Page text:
The harsh reality of sex crimes committed during times of war is too much for most audiences to bear, writes Vicky Roach
SOMETIMES truth is not only stranger than fiction but also a lot more unpalatable.
Larysa Kondracki, director of political thriller The Whistleblower, says she had to tone down the full extent of the sexual atrocities uncovered by Nebraskan cop Kathryn Bolkovac during her time as a United Nations peacekeeper in post-war Bosnia or audiences wouldn’t have been able to suspend their disbelief.
‘‘ I wanted people to end up angry, but not angry at the filmmaker,’’ says Kondracki, who spent two years in Europe researching the story with screenwriting partner Eilis Kirwan.
‘‘ I didn’t want people to say, ‘ What did I sit through that for?’ I wanted them to think, ‘ Why didn’t I know this was happening and what can I do?’
‘‘ One of our challenges, in writing the screenplay, was how to make it digestible for the audience. So the scale of the violence and the numbers [ of those involved] was completely toned down.’’
And while The Whistleblower makes it clear that even high-up UN officials were involved in the sex slavery scandal outed by Bolkovac in October 2000, the widespread nature of the behaviour within the respected organisation was also underplayed.
‘‘ We barely scratched the surface of what was happening,’’ the filmmaker says.
‘‘ And is still happening – in Afghanistan, Sierra Leone. Just follow the peacekeepers. Anywhere there are people going in with a large amount of money and very little accountability, that’s where sex trafficking is popping up.’’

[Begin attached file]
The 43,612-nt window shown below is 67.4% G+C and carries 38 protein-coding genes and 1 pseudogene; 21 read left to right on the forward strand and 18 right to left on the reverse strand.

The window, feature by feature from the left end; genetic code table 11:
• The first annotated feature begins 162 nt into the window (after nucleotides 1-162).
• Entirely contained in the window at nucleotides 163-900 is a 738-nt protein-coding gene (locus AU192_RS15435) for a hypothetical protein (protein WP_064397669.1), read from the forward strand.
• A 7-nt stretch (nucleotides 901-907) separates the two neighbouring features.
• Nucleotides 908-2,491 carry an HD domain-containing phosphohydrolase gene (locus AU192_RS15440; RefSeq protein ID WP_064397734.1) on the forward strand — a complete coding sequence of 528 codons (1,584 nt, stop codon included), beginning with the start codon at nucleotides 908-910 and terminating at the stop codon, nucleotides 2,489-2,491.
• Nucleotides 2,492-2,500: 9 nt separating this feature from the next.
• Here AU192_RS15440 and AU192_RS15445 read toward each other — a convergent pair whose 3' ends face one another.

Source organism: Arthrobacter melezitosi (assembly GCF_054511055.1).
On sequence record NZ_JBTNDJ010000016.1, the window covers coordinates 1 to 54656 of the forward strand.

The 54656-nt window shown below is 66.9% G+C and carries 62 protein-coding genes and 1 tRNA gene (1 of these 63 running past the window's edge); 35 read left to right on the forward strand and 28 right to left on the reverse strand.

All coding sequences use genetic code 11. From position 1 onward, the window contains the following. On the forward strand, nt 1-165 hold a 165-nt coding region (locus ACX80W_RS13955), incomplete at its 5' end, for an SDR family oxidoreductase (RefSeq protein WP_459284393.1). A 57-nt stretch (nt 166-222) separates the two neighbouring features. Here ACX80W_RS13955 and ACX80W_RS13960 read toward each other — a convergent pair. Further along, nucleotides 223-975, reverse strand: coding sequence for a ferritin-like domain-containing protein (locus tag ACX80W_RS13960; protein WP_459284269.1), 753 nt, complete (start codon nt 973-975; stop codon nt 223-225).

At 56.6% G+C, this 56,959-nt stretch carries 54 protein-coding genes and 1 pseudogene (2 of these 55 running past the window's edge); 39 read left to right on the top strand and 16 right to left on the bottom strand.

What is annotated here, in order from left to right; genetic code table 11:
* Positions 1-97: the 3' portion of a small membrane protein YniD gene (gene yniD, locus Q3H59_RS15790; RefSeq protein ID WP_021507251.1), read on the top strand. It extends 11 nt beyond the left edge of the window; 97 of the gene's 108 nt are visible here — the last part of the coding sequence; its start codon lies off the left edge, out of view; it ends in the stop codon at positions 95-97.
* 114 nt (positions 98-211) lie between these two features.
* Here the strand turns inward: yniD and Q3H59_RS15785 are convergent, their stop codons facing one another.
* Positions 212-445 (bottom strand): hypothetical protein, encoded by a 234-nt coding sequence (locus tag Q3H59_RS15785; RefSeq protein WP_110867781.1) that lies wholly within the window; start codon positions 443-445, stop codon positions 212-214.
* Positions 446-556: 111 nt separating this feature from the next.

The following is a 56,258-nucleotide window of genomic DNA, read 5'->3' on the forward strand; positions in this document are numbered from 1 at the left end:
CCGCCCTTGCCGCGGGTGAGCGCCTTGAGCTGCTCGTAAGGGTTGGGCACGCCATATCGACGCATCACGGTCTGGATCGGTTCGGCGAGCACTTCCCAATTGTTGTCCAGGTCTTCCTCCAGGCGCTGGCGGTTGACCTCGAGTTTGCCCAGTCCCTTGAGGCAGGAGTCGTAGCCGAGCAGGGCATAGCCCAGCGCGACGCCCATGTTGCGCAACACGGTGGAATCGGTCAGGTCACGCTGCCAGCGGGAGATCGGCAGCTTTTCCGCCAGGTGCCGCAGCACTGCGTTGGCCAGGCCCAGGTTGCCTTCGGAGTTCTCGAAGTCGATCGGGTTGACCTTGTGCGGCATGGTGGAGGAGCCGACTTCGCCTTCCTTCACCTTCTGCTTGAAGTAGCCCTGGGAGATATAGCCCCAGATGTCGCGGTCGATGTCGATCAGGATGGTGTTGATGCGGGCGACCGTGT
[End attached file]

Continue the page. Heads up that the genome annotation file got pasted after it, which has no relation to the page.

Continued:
Despite Kondracki’s efforts, early critics still accused her of sensationalising her story.
It wasn’t until reports in respected US publications such as Time magazine and The New York Times that people began to take notice. Recently, UN Secretary-General Ban Ki-Moon acknowledged the film, announcing that a screening would be held at UN headquarters on October 10.
Kondracki chose to shoot the film like a ’ 70s conspiracy theory – with Rachel Weisz ( pictured) in a role that might once have been played by Meryl Streep to help audiences understand the complex world into which the single mother is abruptly catapulted when she signs a lucrative contract with the UN to police international law.